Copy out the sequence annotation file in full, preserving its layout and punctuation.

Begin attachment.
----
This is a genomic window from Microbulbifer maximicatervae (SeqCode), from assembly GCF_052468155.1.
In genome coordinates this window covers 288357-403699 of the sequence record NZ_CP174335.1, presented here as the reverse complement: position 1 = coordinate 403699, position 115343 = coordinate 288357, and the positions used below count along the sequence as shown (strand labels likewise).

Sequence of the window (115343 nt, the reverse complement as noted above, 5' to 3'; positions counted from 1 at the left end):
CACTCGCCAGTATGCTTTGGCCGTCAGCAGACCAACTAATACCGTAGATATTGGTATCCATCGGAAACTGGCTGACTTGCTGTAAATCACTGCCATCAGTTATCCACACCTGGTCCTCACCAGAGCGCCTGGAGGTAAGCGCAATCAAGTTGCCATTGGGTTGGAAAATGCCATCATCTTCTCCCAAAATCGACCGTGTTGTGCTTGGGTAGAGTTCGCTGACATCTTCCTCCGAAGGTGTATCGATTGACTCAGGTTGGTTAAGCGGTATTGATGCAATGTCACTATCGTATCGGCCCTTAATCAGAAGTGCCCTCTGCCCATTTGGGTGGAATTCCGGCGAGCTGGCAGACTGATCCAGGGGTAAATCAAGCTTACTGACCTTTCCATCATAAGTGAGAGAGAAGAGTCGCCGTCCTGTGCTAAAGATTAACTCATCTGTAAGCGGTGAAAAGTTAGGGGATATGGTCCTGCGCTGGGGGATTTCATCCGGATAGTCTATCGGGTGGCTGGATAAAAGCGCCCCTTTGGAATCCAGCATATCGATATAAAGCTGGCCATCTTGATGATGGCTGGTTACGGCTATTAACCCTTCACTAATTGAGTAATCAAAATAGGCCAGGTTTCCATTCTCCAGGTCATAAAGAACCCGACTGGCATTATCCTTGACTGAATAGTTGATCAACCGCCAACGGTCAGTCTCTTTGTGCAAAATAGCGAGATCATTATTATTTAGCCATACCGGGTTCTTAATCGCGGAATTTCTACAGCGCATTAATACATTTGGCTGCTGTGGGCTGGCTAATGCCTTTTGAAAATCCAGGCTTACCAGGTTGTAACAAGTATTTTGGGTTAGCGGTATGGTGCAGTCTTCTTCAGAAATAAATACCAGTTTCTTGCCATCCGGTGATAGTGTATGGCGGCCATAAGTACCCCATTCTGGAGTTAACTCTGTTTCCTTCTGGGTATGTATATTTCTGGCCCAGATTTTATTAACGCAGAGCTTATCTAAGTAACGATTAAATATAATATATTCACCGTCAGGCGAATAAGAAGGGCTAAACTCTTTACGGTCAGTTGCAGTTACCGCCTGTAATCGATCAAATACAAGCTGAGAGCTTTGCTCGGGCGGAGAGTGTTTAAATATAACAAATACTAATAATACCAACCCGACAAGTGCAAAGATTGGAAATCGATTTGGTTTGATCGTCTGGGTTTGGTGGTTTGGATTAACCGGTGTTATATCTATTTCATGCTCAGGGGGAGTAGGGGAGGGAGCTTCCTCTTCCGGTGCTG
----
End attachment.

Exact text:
This is a genomic window from Microbulbifer maximicatervae (SeqCode), from assembly GCF_052468155.1.
In genome coordinates this window covers 288357-403699 of the sequence record NZ_CP174335.1, presented here as the reverse complement: position 1 = coordinate 403699, position 115343 = coordinate 288357, and the positions used below count along the sequence as shown (strand labels likewise).

Sequence of the window (115343 nt, the reverse complement as noted above, 5' to 3'; positions counted from 1 at the left end):
CACTCGCCAGTATGCTTTGGCCGTCAGCAGACCAACTAATACCGTAGATATTGGTATCCATCGGAAACTGGCTGACTTGCTGTAAATCACTGCCATCAGTTATCCACACCTGGTCCTCACCAGAGCGCCTGGAGGTAAGCGCAATCAAGTTGCCATTGGGTTGGAAAATGCCATCATCTTCTCCCAAAATCGACCGTGTTGTGCTTGGGTAGAGTTCGCTGACATCTTCCTCCGAAGGTGTATCGATTGACTCAGGTTGGTTAAGCGGTATTGATGCAATGTCACTATCGTATCGGCCCTTAATCAGAAGTGCCCTCTGCCCATTTGGGTGGAATTCCGGCGAGCTGGCAGACTGATCCAGGGGTAAATCAAGCTTACTGACCTTTCCATCATAAGTGAGAGAGAAGAGTCGCCGTCCTGTGCTAAAGATTAACTCATCTGTAAGCGGTGAAAAGTTAGGGGATATGGTCCTGCGCTGGGGGATTTCATCCGGATAGTCTATCGGGTGGCTGGATAAAAGCGCCCCTTTGGAATCCAGCATATCGATATAAAGCTGGCCATCTTGATGATGGCTGGTTACGGCTATTAACCCTTCACTAATTGAGTAATCAAAATAGGCCAGGTTTCCATTCTCCAGGTCATAAAGAACCCGACTGGCATTATCCTTGACTGAATAGTTGATCAACCGCCAACGGTCAGTCTCTTTGTGCAAAATAGCGAGATCATTATTATTTAGCCATACCGGGTTCTTAATCGCGGAATTTCTACAGCGCATTAATACATTTGGCTGCTGTGGGCTGGCTAATGCCTTTTGAAAATCCAGGCTTACCAGGTTGTAACAAGTATTTTGGGTTAGCGGTATGGTGCAGTCTTCTTCAGAAATAAATACCAGTTTCTTGCCATCCGGTGATAGTGTATGGCGGCCATAAGTACCCCATTCTGGAGTTAACTCTGTTTCCTTCTGGGTATGTATATTTCTGGCCCAGATTTTATTAACGCAGAGCTTATCTAAGTAACGATTAAATATAATATATTCACCGTCAGGCGAATAAGAAGGGCTAAACTCTTTACGGTCAGTTGCAGTTACCGCCTGTAATCGATCAAATACAAGCTGAGAGCTTTGCTCGGGCGGAGAGTGTTTAAATATAACAAATACTAATAATACCAACCCGACAAGTGCAAAGATTGGAAATCGATTTGGTTTGATCGTCTGGGTTTGGTGGTTTGGATTAACCGGTGTTATATCTATTTCATGCTCAGGGGGAGTAGGGGAGGGAGCTTCCTCTTCCGGTGCTG